CSSNewbie (VERY easy to understand–even I got it!)
Sperling.com (a little more jargon-heavy, but still a good reference)
MyCSSMenu (if you don’t want to fool with the code)
Tags: fonts, user interface, web design, web trends
As an ending to this series of font-tastic posts, I am recapping some of the best fonts I discovered while doing font research. The five I have chosen for today’s post are, in my opinion, the most usable and easily-read of all the fonts in each category I wrote about (fancy fonts, sans-serif/serif body fonts, bitmap fonts, and symbol fonts). I hope you find them as useful and awesome as I have–I’ve already downloaded them all for use in my future designs!
(By the way, I provide links back to the articles I wrote for each category, so it’s easy to check through the articles and see if you agree with my picks. )
Best Fonts from This Article Series
|Best Bitmap Font:
Why? Because it provides the smallest and yet most readable text for itty-bitty graphics. I’ve long used it for link buttons, but it has a variety of uses around a website.
|Best Symbol Font:
Why? Because it has a ton of symbols–even symbols for special characters, like accented E’s, etc. It literally has a symbol for every character you can think of, and they are all useful in an icon-based design.
|Best Fancy Font:
Why? Because it has a well-defined character set, and yet it has a beautiful wispy quality to it too…strong but soft. Great for titles and headings, but not too bold.
|Best Sans-Serif Body Font:
Why? Because it’s not Arial, Verdana, or Helvetica, but it is still legible–it’s different without being tiring on the eyes after reading a page or two written in it.
|Best Serif Body Font:
Why? Graceful without being overpowering–and again, it looks different enough from Georgia, Garamond, and Times New Roman.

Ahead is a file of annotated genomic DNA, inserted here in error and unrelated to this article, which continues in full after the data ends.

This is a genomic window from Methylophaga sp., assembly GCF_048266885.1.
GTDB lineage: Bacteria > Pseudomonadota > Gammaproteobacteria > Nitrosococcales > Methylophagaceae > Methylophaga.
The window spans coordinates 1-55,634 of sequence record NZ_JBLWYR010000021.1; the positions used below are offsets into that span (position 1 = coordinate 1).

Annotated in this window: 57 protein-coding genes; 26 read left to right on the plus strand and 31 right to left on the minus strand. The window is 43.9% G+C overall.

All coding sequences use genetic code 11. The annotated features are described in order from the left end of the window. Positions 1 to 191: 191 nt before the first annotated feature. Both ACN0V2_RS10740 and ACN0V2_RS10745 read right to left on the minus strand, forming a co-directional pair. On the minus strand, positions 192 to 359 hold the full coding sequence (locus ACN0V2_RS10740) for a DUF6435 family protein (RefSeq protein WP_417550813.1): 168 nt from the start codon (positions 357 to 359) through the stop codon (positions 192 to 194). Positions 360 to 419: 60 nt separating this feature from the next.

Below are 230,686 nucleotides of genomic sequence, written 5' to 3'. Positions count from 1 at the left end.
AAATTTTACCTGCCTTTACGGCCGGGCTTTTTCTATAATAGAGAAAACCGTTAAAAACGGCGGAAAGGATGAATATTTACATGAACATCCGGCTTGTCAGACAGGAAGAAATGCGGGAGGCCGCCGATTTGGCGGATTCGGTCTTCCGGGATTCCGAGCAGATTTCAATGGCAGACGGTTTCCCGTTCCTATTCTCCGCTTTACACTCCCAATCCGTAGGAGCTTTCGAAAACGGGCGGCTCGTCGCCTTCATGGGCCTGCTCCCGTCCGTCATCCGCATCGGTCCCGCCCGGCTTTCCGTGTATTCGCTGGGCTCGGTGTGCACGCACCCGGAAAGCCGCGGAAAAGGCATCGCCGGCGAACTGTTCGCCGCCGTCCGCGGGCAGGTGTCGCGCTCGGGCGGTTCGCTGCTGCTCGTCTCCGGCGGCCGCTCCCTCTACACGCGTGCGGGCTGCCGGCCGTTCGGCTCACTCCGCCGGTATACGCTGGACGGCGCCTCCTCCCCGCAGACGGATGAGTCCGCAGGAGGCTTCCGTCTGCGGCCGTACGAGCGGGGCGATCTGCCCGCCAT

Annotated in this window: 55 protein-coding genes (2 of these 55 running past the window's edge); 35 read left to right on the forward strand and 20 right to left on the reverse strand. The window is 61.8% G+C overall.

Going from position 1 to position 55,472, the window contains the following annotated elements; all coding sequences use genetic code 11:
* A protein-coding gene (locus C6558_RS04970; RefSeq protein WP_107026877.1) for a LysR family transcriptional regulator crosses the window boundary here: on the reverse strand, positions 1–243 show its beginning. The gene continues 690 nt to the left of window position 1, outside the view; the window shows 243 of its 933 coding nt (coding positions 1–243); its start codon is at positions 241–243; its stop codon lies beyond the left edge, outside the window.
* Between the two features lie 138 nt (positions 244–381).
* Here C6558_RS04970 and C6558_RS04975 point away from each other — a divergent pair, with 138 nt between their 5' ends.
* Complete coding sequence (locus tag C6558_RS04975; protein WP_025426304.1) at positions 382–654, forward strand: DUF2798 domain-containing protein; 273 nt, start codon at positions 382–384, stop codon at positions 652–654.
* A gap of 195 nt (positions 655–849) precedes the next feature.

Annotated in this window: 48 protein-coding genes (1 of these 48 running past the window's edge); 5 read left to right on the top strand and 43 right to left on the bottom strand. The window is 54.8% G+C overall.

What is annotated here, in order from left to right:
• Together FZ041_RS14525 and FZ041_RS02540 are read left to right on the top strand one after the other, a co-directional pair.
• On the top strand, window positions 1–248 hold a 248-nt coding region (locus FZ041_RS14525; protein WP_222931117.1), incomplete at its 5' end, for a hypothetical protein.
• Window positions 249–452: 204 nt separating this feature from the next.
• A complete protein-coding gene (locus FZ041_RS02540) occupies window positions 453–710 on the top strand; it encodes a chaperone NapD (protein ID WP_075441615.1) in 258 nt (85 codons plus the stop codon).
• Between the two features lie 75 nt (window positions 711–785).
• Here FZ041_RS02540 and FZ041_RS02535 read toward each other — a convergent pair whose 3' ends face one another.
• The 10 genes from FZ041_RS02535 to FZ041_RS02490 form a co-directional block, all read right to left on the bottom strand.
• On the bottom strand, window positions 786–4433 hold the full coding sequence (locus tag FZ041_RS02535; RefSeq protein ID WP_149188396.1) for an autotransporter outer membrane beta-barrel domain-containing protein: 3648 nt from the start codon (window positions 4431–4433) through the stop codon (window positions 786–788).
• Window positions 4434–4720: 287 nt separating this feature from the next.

Fonts are, for me, one of the most important parts of web design, because a good font choice means that people can read your content (what they came for). Making a website beautiful AND easy to use/read is what webdesigners are all about, after all!
I hope that this font article series has helped you discover new fonts for your own site designs. It certainly has been fun for me to review all these different fonts (and find new favorites)!comment (1) September 12th, 2011 by Robin, in Monday in the HTMLab
Tags: user interface, web design, web trends
As fast as Internet changes, it’s incredibly hard to keep up with the latest trends in news and social media, let alone web design trends. (Sometimes you’re lucky just to get one design up that works!) Just like clothing trends, web fashions go in and out of style, sometimes faster than we can keep track of.
Some examples: remember using HTML tables to align your content on the page? How about transparent iframes? Huge RSS feed buttons (or just huge navigation buttons in general)? Animated “email-me” buttons?
These were all web trends of the last ten years, and as the software for making websites has advanced, so have our designs. We’re all now looking for super-sleek, slinky Apple-Corporation-like webdesigns that shine and reflect like an iPad’s screen, but that trend may not last long, just as HTML tables and iframes went the way of the dodo bird in the world of elite web designs.
Basically, whenever somebody finds an innovative way to design, it catches on, and suddenly everybody’s got to have a site that looks like that. And sadly, if you don’t create a site that conforms to these “web-fashion rules,” you’re likely to get trolled by people who are apparently the gods of modern webdesign, pooh-poohing your “sad little attempt at design.” (Yes, I’ve had that happen to me, thankfully not recently, but it made me pretty mad.)